This study examines the effect of interactivity on the attribution of responsibility for the character's actions in a violent video game. Through an experiment, we tested the hypothesis that identification with the main character in Grand Theft Auto IV mediates the effect of interactivity on attributions of responsibility for the main character's antisocial behavior. Using the framework of the fundamental attribution error, we demonstrated that those who actually played the game, as opposed to those who simply watched someone else playing it, identified with the main character. In accordance with the theoretical expectation, those who played the game and came to identify with the main character attributed the responsibility for his actions to external factors such as "living in a violent society." By contrast, those who did not interact with the game attributed responsibility for the character's actions to his personality traits. These findings could be viewed as contrasting with psychological research suggesting that respondents should have distanced themselves from the violent protagonist rather than identifying with him, and with Iyengar's (1991) expectation that more personalized episodic framing would be associated with attributing responsibility to the protagonist.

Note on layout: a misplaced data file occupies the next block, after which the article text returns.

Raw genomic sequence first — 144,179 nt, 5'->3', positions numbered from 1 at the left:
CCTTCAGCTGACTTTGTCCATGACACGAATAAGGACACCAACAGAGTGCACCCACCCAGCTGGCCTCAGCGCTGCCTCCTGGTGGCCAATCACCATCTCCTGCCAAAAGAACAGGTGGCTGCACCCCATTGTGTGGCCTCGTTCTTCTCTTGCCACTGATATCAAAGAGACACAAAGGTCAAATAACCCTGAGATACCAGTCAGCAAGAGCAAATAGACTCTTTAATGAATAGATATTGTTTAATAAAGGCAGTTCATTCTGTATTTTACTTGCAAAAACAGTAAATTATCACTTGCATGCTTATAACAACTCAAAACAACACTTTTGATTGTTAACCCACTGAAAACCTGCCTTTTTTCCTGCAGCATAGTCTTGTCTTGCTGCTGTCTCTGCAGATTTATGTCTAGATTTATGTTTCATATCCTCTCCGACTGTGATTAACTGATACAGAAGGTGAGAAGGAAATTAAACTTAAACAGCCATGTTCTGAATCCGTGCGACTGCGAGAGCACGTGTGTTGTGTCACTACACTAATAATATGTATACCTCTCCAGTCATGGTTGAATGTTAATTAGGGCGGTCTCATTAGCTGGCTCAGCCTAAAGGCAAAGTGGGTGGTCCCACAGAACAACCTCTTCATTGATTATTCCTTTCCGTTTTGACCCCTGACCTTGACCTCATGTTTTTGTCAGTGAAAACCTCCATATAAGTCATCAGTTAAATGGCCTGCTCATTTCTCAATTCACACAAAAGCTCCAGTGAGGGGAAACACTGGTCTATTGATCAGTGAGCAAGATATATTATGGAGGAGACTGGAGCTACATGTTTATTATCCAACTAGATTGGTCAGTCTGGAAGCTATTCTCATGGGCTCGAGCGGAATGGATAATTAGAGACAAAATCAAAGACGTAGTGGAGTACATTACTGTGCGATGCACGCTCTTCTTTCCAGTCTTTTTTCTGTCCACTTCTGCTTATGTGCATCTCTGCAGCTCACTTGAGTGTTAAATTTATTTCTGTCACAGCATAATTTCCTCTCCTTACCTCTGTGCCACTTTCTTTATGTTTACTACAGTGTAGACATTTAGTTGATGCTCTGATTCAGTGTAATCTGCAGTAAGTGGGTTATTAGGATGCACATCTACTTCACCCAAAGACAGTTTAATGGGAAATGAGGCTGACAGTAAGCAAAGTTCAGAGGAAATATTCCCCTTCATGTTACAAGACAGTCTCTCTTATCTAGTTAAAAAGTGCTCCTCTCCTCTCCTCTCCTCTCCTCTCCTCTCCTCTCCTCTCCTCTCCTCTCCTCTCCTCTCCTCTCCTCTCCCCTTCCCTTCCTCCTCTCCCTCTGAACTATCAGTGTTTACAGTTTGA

Bibliographical noteFunding Information:
Yariv Tsfati (PhD, 2001, University of Pennsylvania) is Associate Professor and Chair at the Department of Communication, University of Haifa. His research focuses on trust in media, the third person effect, and campaign effects. His research was funded by the Israel Science Foundation, the German-Israel Foundation, and other institutes.
© 2016 Hogrefe Publishing.
- human-computer interaction
- video games
ASJC Scopus subject areas
- Social Psychology
- Applied Psychology